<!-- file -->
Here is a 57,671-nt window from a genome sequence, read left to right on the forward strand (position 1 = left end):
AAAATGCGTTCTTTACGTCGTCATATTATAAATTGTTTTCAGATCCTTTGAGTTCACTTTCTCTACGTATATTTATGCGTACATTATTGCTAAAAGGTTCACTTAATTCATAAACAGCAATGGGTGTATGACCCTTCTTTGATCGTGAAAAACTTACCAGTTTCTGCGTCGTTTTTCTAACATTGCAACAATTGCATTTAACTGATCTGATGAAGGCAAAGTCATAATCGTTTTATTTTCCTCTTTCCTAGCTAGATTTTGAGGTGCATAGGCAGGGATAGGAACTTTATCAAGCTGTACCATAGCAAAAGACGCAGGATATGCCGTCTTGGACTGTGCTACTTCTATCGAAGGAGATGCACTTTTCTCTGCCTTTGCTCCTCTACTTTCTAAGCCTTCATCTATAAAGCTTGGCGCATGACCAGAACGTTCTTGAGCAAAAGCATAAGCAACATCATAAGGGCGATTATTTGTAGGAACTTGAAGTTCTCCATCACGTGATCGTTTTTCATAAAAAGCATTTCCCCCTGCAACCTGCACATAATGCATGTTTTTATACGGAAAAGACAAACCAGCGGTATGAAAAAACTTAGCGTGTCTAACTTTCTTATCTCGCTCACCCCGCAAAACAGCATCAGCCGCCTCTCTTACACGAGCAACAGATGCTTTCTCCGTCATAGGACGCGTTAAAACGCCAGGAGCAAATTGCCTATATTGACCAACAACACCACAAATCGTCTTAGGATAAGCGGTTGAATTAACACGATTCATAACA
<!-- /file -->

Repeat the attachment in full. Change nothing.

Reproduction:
Here is a 57,671-nt window from a genome sequence, read left to right on the forward strand (position 1 = left end):
AAAATGCGTTCTTTACGTCGTCATATTATAAATTGTTTTCAGATCCTTTGAGTTCACTTTCTCTACGTATATTTATGCGTACATTATTGCTAAAAGGTTCACTTAATTCATAAACAGCAATGGGTGTATGACCCTTCTTTGATCGTGAAAAACTTACCAGTTTCTGCGTCGTTTTTCTAACATTGCAACAATTGCATTTAACTGATCTGATGAAGGCAAAGTCATAATCGTTTTATTTTCCTCTTTCCTAGCTAGATTTTGAGGTGCATAGGCAGGGATAGGAACTTTATCAAGCTGTACCATAGCAAAAGACGCAGGATATGCCGTCTTGGACTGTGCTACTTCTATCGAAGGAGATGCACTTTTCTCTGCCTTTGCTCCTCTACTTTCTAAGCCTTCATCTATAAAGCTTGGCGCATGACCAGAACGTTCTTGAGCAAAAGCATAAGCAACATCATAAGGGCGATTATTTGTAGGAACTTGAAGTTCTCCATCACGTGATCGTTTTTCATAAAAAGCATTTCCCCCTGCAACCTGCACATAATGCATGTTTTTATACGGAAAAGACAAACCAGCGGTATGAAAAAACTTAGCGTGTCTAACTTTCTTATCTCGCTCACCCCGCAAAACAGCATCAGCCGCCTCTCTTACACGAGCAACAGATGCTTTCTCCGTCATAGGACGCGTTAAAACGCCAGGAGCAAATTGCCTATATTGACCAACAACACCACAAATCGTCTTAGGATAAGCGGTTGAATTAACACGATTCATAACA